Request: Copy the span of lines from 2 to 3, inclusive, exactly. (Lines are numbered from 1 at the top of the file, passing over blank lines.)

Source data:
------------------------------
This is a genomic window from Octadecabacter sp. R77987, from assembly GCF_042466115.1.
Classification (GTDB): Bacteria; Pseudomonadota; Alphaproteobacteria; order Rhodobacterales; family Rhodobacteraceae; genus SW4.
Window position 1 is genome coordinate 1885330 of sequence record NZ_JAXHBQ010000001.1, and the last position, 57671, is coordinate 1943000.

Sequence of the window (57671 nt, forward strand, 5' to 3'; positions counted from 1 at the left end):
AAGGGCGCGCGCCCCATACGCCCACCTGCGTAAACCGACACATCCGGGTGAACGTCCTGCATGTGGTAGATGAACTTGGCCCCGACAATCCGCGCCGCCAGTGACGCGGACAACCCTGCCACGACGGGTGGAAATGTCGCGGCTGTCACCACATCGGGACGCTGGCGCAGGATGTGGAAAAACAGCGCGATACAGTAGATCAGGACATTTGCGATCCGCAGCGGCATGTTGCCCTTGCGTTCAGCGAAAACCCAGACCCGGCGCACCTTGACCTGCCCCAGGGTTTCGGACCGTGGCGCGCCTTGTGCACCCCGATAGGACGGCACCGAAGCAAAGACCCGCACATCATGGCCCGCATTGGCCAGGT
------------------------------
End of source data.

Classification (GTDB): Bacteria; Pseudomonadota; Alphaproteobacteria; order Rhodobacterales; family Rhodobacteraceae; genus SW4.
Window position 1 is genome coordinate 1885330 of sequence record NZ_JAXHBQ010000001.1, and the last position, 57671, is coordinate 1943000.